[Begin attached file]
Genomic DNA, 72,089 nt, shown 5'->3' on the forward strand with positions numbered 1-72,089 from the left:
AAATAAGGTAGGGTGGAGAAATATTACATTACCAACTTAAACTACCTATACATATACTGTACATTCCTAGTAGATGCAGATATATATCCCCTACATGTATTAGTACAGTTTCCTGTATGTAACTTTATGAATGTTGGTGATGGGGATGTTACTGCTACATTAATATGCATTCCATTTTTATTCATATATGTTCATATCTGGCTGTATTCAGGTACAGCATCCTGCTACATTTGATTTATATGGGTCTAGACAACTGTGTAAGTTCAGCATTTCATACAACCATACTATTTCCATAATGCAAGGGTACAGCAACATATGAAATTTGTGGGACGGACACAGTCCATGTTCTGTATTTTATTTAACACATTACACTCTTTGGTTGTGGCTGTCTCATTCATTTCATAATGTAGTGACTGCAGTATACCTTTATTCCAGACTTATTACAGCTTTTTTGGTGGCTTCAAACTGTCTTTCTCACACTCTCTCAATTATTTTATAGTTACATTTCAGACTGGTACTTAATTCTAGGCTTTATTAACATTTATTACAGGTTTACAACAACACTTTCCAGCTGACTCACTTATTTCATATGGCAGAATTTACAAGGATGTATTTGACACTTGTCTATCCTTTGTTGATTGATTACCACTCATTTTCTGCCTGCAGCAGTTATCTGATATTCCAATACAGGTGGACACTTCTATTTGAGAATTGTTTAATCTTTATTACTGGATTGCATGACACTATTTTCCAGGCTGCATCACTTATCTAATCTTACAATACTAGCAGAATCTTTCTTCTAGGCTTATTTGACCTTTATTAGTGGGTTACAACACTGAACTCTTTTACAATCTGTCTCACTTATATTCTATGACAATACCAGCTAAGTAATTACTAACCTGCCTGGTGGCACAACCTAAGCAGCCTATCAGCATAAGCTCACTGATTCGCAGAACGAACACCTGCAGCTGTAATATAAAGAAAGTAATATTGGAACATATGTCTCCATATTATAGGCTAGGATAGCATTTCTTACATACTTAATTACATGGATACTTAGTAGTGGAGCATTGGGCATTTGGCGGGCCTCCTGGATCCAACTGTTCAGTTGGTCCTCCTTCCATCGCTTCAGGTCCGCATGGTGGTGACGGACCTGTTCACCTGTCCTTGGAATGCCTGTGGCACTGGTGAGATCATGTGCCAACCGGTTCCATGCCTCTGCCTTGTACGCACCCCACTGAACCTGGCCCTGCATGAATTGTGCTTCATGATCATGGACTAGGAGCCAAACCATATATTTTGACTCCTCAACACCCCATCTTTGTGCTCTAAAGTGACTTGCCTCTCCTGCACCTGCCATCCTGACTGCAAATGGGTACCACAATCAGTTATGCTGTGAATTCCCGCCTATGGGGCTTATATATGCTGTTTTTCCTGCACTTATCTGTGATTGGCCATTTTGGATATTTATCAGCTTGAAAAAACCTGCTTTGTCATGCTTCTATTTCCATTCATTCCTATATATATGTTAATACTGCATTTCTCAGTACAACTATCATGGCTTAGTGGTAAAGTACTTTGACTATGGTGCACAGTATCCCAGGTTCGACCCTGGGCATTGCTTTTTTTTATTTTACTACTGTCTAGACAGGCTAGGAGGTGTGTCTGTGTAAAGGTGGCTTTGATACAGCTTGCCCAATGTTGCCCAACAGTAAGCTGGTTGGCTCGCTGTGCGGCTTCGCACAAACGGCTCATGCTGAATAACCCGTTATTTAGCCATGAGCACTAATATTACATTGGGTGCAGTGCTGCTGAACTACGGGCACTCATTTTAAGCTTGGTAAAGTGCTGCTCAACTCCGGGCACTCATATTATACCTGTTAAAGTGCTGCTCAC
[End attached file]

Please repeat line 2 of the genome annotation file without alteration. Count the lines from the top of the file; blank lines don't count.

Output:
AAATAAGGTAGGGTGGAGAAATATTACATTACCAACTTAAACTACCTATACATATACTGTACATTCCTAGTAGATGCAGATATATATCCCCTACATGTATTAGTACAGTTTCCTGTATGTAACTTTATGAATGTTGGTGATGGGGATGTTACTGCTACATTAATATGCATTCCATTTTTATTCATATATGTTCATATCTGGCTGTATTCAGGTACAGCATCCTGCTACATTTGATTTATATGGGTCTAGACAACTGTGTAAGTTCAGCATTTCATACAACCATACTATTTCCATAATGCAAGGGTACAGCAACATATGAAATTTGTGGGACGGACACAGTCCATGTTCTGTATTTTATTTAACACATTACACTCTTTGGTTGTGGCTGTCTCATTCATTTCATAATGTAGTGACTGCAGTATACCTTTATTCCAGACTTATTACAGCTTTTTTGGTGGCTTCAAACTGTCTTTCTCACACTCTCTCAATTATTTTATAGTTACATTTCAGACTGGTACTTAATTCTAGGCTTTATTAACATTTATTACAGGTTTACAACAACACTTTCCAGCTGACTCACTTATTTCATATGGCAGAATTTACAAGGATGTATTTGACACTTGTCTATCCTTTGTTGATTGATTACCACTCATTTTCTGCCTGCAGCAGTTATCTGATATTCCAATACAGGTGGACACTTCTATTTGAGAATTGTTTAATCTTTATTACTGGATTGCATGACACTATTTTCCAGGCTGCATCACTTATCTAATCTTACAATACTAGCAGAATCTTTCTTCTAGGCTTATTTGACCTTTATTAGTGGGTTACAACACTGAACTCTTTTACAATCTGTCTCACTTATATTCTATGACAATACCAGCTAAGTAATTACTAACCTGCCTGGTGGCACAACCTAAGCAGCCTATCAGCATAAGCTCACTGATTCGCAGAACGAACACCTGCAGCTGTAATATAAAGAAAGTAATATTGGAACATATGTCTCCATATTATAGGCTAGGATAGCATTTCTTACATACTTAATTACATGGATACTTAGTAGTGGAGCATTGGGCATTTGGCGGGCCTCCTGGATCCAACTGTTCAGTTGGTCCTCCTTCCATCGCTTCAGGTCCGCATGGTGGTGACGGACCTGTTCACCTGTCCTTGGAATGCCTGTGGCACTGGTGAGATCATGTGCCAACCGGTTCCATGCCTCTGCCTTGTACGCACCCCACTGAACCTGGCCCTGCATGAATTGTGCTTCATGATCATGGACTAGGAGCCAAACCATATATTTTGACTCCTCAACACCCCATCTTTGTGCTCTAAAGTGACTTGCCTCTCCTGCACCTGCCATCCTGACTGCAAATGGGTACCACAATCAGTTATGCTGTGAATTCCCGCCTATGGGGCTTATATATGCTGTTTTTCCTGCACTTATCTGTGATTGGCCATTTTGGATATTTATCAGCTTGAAAAAACCTGCTTTGTCATGCTTCTATTTCCATTCATTCCTATATATATGTTAATACTGCATTTCTCAGTACAACTATCATGGCTTAGTGGTAAAGTACTTTGACTATGGTGCACAGTATCCCAGGTTCGACCCTGGGCATTGCTTTTTTTTATTTTACTACTGTCTAGACAGGCTAGGAGGTGTGTCTGTGTAAAGGTGGCTTTGATACAGCTTGCCCAATGTTGCCCAACAGTAAGCTGGTTGGCTCGCTGTGCGGCTTCGCACAAACGGCTCATGCTGAATAACCCGTTATTTAGCCATGAGCACTAATATTACATTGGGTGCAGTGCTGCTGAACTACGGGCACTCATTTTAAGCTTGGTAAAGTGCTGCTCAACTCCGGGCACTCATATTATACCTGTTAAAGTGCTGCTCAC